I’ve been sitting on a story from BusinessWeek from two months ago when the magazine reported that Google offered the major record labels $100 million to obtain licenses for its new cloud music service, but that talks broke down and one of the reasons was that the labels wanted Google to be more proactive in the fight against digital piracy. Google then launched a cloud locker service – without licences – and the legality of that has yet to be tested in the US courts. It is also interesting that Google filed a Amici curiae brief back in January in support of the defendant in the main case looking at this issue, EMI v MP3Tunes. MP3tunes operates a digital cloud “locker” service and is being sued by the major labels (see details of the decision in the New York District Court below)
CNET asks why the labels would pass up big dollars for antipiracy considerations. Whether the story is true or not, it is clear that the large entertainment companies are trying to pressure Google to make changes – and the news of the new scheme brokered in the USA with the major ISPs means that this story makes more sense now. There they have forced the ISPS to take some responsibility for their users illegal activities – and moved the ISPs away from their preferred status of ‘dumb pipes’ and therefor not responsible for what their users get up too. As the top Internet search engine, Google is believed to be in a position to make it more to difficult to find pirated materials online, for example the company’s ads are often found on sites accused of trafficking in pirated or counterfeited materials. To be fair, Google has already agreed to a series of changes, and those include booting alleged copyright violators off AdSense, and blocking terms associated with piracy from appearing in the search engine’s Autocomplete function, but maybe the record labels and other content providers recent success with ISPs in the USA mean that they are now prepared to take a tougher line when it comes to Google’s current stance.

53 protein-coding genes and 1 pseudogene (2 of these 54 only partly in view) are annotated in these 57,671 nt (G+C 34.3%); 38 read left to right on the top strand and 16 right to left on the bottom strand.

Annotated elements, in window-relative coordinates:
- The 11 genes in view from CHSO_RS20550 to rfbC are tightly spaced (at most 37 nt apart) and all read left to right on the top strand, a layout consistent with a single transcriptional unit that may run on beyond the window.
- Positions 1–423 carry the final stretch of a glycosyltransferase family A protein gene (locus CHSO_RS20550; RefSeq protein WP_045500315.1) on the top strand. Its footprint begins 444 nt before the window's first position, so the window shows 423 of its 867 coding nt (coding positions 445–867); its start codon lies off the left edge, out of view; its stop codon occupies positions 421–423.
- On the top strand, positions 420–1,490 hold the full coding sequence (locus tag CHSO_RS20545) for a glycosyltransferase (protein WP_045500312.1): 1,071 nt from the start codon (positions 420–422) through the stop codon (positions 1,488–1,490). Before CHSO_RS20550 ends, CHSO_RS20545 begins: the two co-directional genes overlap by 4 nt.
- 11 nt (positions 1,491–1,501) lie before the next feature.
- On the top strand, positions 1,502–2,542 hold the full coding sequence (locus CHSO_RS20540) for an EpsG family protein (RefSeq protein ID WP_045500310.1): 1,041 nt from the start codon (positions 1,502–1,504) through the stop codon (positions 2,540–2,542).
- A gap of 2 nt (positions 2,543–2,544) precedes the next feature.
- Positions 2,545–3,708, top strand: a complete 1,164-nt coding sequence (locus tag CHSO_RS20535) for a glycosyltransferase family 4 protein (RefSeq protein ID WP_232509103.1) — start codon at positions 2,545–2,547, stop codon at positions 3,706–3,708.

It may also explain why Universal Music (UMG), one of the four ‘major’ record labels, has continued to pursue a legal case against video sharing website Veoh in a suit that UMG brought in 2007, despite the fact that Veoh no longer operates. In the action, UMG argue that Veoh didn’t do enough to stop users from sharing videos that contained copyrighted music. Veoh responded in court, saying that it did everything required to be protected by the “safe harbor” from copyright lawsuits granted by Congress in the Digital Millennium Copyright Act. Veoh essentially went out of business in 2009 and Veoh founder Dmitry Shapiro cited the costs of this litigation as one of the reasons the company went under. Investment group Qlipso who brought the assets but, has made it clear they aren’t in charge of this litigation. In 2009 a Los Angeles federal judge overseeing the case ruled in Veoh’s favor which led to UMG is arguing its case at the U.S. Court of Appeals for the 9th Circuit, which covers most of the western U.S. and the issue is really what a company has to do to get the protections of the “safe harbor.” The Viacom v. YouTube appeal, which will be argued sometime later this year in the 2nd Circuit, will be the second appellate decision on the same issue.
In the Veoh case it has been suggested that UMG is actually arguing that the “safe harbor” in U.S. law only applies to backbone internet businesses—like Verizon or Comcast – and UMG’s lawyers are arguing that the law actually doesn’t protect websites – or search engines like Google – at all. Well, it is very hard to argue that Google is just a “ dumb pipe” which must give at least some credibility to UMG’s arguments. But whether the court will go as far as UMG want is food for thought.
Read more: http://news.cnet.com/8301-31001_3-20066799-261.html#ixzz1NdejMtcs and see US content industry and ISPs agree to be alert in Music Law Updates, August 2011 and seehttp://the1709blog.blogspot.com/2011/01/cloud-is-future-google-joins-eff-in.html